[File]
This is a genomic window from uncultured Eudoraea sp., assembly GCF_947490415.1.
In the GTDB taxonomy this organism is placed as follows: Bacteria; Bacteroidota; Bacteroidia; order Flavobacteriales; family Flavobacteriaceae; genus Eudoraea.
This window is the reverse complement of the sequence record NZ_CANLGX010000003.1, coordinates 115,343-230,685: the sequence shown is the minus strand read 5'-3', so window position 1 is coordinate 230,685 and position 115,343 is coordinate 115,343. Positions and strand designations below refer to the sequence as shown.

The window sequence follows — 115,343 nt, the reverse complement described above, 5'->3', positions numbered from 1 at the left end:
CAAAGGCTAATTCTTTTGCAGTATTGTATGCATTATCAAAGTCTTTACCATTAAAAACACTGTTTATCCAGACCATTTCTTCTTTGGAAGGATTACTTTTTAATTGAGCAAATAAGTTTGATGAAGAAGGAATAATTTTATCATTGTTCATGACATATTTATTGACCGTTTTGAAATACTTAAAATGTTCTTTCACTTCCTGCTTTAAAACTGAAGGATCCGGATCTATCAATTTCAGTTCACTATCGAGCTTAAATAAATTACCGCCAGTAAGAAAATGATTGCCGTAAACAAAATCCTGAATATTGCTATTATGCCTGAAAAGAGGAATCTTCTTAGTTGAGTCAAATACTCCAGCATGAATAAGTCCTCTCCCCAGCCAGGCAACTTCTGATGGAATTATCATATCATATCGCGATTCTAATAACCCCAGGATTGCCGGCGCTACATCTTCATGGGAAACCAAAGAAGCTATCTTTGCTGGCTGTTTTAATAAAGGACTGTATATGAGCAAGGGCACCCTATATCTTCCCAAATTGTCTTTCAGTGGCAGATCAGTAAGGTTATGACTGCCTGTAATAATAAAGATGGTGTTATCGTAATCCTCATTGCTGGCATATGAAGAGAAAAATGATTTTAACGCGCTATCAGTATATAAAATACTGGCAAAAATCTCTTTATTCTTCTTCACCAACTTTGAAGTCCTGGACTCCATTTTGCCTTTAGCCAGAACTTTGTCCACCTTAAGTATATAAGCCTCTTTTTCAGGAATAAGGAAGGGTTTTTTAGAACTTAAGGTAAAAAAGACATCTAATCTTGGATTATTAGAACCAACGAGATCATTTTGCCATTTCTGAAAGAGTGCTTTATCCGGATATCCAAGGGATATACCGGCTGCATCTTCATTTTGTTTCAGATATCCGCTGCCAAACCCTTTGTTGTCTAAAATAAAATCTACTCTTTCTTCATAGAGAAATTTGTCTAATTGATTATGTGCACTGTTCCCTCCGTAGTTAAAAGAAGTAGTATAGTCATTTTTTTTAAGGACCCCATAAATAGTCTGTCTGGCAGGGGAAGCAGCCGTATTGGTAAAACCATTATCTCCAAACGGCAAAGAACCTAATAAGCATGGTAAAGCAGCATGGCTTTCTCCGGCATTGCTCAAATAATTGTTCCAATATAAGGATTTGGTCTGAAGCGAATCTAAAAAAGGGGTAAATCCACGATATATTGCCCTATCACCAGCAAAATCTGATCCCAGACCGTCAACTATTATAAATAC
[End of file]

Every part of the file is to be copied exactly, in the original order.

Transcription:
This is a genomic window from uncultured Eudoraea sp., assembly GCF_947490415.1.
In the GTDB taxonomy this organism is placed as follows: Bacteria; Bacteroidota; Bacteroidia; order Flavobacteriales; family Flavobacteriaceae; genus Eudoraea.
This window is the reverse complement of the sequence record NZ_CANLGX010000003.1, coordinates 115,343-230,685: the sequence shown is the minus strand read 5'-3', so window position 1 is coordinate 230,685 and position 115,343 is coordinate 115,343. Positions and strand designations below refer to the sequence as shown.

The window sequence follows — 115,343 nt, the reverse complement described above, 5'->3', positions numbered from 1 at the left end:
CAAAGGCTAATTCTTTTGCAGTATTGTATGCATTATCAAAGTCTTTACCATTAAAAACACTGTTTATCCAGACCATTTCTTCTTTGGAAGGATTACTTTTTAATTGAGCAAATAAGTTTGATGAAGAAGGAATAATTTTATCATTGTTCATGACATATTTATTGACCGTTTTGAAATACTTAAAATGTTCTTTCACTTCCTGCTTTAAAACTGAAGGATCCGGATCTATCAATTTCAGTTCACTATCGAGCTTAAATAAATTACCGCCAGTAAGAAAATGATTGCCGTAAACAAAATCCTGAATATTGCTATTATGCCTGAAAAGAGGAATCTTCTTAGTTGAGTCAAATACTCCAGCATGAATAAGTCCTCTCCCCAGCCAGGCAACTTCTGATGGAATTATCATATCATATCGCGATTCTAATAACCCCAGGATTGCCGGCGCTACATCTTCATGGGAAACCAAAGAAGCTATCTTTGCTGGCTGTTTTAATAAAGGACTGTATATGAGCAAGGGCACCCTATATCTTCCCAAATTGTCTTTCAGTGGCAGATCAGTAAGGTTATGACTGCCTGTAATAATAAAGATGGTGTTATCGTAATCCTCATTGCTGGCATATGAAGAGAAAAATGATTTTAACGCGCTATCAGTATATAAAATACTGGCAAAAATCTCTTTATTCTTCTTCACCAACTTTGAAGTCCTGGACTCCATTTTGCCTTTAGCCAGAACTTTGTCCACCTTAAGTATATAAGCCTCTTTTTCAGGAATAAGGAAGGGTTTTTTAGAACTTAAGGTAAAAAAGACATCTAATCTTGGATTATTAGAACCAACGAGATCATTTTGCCATTTCTGAAAGAGTGCTTTATCCGGATATCCAAGGGATATACCGGCTGCATCTTCATTTTGTTTCAGATATCCGCTGCCAAACCCTTTGTTGTCTAAAATAAAATCTACTCTTTCTTCATAGAGAAATTTGTCTAATTGATTATGTGCACTGTTCCCTCCGTAGTTAAAAGAAGTAGTATAGTCATTTTTTTTAAGGACCCCATAAATAGTCTGTCTGGCAGGGGAAGCAGCCGTATTGGTAAAACCATTATCTCCAAACGGCAAAGAACCTAATAAGCATGGTAAAGCAGCATGGCTTTCTCCGGCATTGCTCAAATAATTGTTCCAATATAAGGATTTGGTCTGAAGCGAATCTAAAAAAGGGGTAAATCCACGATATATTGCCCTATCACCAGCAAAATCTGATCCCAGACCGTCAACTATTATAAATAC